Thanks to Dr. Danielle Robinson, at the time Mozilla Fellow, I discovered the Mozilla Science Lab and their efforts in helping re-shape the landscape of academic research by empowering individuals to become open leaders in their fields. Through work with the Mozilla community, I met the two incredible women with whom I today work on the PREreview project, Sam and Monica. Mozilla has believed in us and our ideas since day one, and continues to support us today through my Fellowship. I look forward to learning from members of these communities, challenging my assumptions and seeking the perspectives of diverse individuals and groups to build scholarship that is open and inclusive by default.

PREreview’s Team Story

How did we become a team?

It’s more like our team found us. We were brought together and found that, as early-career researchers, we shared the same passions and concerns. While we don’t have a “dream team” formula that can apply to everyone, we are realizing what works best for us and learning along the way.

Since the beginning, we made the conscious decision to distribute leadership across the three of us because we believe that shared leadership is a more productive managerial approach for us to grow a successful project. We all bring different skills, experiences and personalities to the table and, as we grew as a team, we came to appreciate how those differences could be leveraged to strengthen the core of our team. We realized the importance of understanding each other’s personalities, learning how to recognize cues and behaviors in response to different situations, and finding channels of communication that work for all of us.

One challenge we face as a co-leadership team is that we are dispersed across three different areas of the world. Particularly as PREreview began as a “side project” to our three full time jobs, coordinating our spare time to juggle tasks and responsibilities across two time zones was tricky as we were not all available to work on tasks at the same time. In order for the project to move forward, we needed to trust each other to make decisions when others were absent, and to report back to keep everyone informed. Now that, thanks to Mozilla, one of us is working full time on the project, we are well-positioned to use the experience and trust we have nurtured over the past year of working together to accelerate PREreview’s mission.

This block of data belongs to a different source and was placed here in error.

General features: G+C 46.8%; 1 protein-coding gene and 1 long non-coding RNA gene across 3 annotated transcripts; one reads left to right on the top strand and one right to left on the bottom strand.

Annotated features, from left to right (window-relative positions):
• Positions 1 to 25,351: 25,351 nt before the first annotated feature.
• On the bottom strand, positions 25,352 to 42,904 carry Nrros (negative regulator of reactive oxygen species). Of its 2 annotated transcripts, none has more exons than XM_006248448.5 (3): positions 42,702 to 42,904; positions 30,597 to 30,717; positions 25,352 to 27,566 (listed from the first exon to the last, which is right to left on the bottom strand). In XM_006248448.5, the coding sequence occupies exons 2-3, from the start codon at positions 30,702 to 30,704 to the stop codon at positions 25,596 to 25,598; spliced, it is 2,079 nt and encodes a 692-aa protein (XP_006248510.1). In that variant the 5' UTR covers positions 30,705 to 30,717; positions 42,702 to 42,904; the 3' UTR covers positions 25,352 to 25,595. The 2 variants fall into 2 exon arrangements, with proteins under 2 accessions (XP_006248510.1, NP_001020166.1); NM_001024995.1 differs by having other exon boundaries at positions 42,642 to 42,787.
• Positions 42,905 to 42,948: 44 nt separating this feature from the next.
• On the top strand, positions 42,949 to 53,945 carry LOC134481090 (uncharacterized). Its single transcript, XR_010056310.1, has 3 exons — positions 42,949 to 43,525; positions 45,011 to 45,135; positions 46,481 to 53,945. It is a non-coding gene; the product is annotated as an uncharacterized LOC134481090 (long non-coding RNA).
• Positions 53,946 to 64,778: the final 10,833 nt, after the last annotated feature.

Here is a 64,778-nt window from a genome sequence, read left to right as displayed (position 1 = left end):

Our recipe for a successful co-leadership boils down to technology, a shared clarity of our mission, and building friendship and trust within our team. For example, we rely on an organizational tool called Asana to organize our thoughts and assign tasks. This allows us to free ourselves from the instant feedback loop, where urgency and immediate responses are necessary for all tasks. Instead it facilitates a workflow where tasks are created, assigned, and completed asynchronously. Finding a rhythm of communication that worked for our team had a significant positive impact on our efficiency, management of work-life balance, and self care. Lastly, but most importantly, we made a specific effort to build empathy and trust. We do that by setting aside time to meet in person or on a call to discuss important issues, as well as setting an expectation for honest and open conversations.

PREreview is still a young initiative at just over a year old. We were therefore thrilled to announce at the end of 2018 that we were awarded over 100k dollars in funding from the Alfred P. Sloan Foundation and the Wellcome Trust to build a new platform and launch a partnership with Outbreak Science.  We are grateful for all the help and support we are receiving from our new fiscal sponsor, Code for Science and Society. Together we are ready to take on new challenges in 2019, such as navigating the complexities of managing these awards and supporting our community as PREreview continues to mature. Stay tuned on and on twitter @PREreview_.